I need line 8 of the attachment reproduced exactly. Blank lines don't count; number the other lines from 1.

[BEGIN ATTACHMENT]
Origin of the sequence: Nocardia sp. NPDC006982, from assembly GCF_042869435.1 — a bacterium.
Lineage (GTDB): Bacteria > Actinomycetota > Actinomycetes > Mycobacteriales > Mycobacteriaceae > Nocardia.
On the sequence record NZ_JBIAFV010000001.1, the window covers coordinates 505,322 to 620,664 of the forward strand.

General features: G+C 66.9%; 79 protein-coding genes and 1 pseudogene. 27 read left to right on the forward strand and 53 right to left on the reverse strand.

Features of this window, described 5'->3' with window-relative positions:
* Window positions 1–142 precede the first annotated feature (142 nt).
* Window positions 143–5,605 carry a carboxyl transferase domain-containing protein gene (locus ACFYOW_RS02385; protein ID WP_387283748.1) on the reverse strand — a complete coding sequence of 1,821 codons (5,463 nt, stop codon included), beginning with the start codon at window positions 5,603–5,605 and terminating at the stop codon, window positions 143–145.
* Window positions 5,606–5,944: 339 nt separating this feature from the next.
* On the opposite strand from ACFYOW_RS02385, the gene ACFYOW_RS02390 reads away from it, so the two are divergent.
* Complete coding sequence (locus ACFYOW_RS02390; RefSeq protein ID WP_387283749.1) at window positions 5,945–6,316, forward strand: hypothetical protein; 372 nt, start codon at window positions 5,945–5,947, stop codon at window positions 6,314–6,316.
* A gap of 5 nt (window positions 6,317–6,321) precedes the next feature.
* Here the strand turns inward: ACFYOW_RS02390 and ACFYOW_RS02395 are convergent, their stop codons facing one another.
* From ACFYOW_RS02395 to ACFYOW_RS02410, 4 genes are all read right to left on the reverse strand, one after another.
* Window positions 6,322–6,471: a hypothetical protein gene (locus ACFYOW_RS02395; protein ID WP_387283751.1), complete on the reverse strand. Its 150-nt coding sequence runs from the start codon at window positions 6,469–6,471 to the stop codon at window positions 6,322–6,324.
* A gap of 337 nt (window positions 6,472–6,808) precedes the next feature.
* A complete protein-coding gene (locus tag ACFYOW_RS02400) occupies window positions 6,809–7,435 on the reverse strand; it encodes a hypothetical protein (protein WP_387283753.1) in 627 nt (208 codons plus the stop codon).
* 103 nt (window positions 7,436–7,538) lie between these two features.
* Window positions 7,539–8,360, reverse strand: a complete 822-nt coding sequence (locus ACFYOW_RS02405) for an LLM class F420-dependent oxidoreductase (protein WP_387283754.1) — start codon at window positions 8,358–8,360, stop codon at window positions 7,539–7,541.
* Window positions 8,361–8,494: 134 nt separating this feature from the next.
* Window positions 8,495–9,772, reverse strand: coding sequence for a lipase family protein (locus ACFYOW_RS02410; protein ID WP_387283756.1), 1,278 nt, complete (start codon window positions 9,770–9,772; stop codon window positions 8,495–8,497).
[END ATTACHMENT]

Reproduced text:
* Window positions 5,606–5,944: 339 nt separating this feature from the next.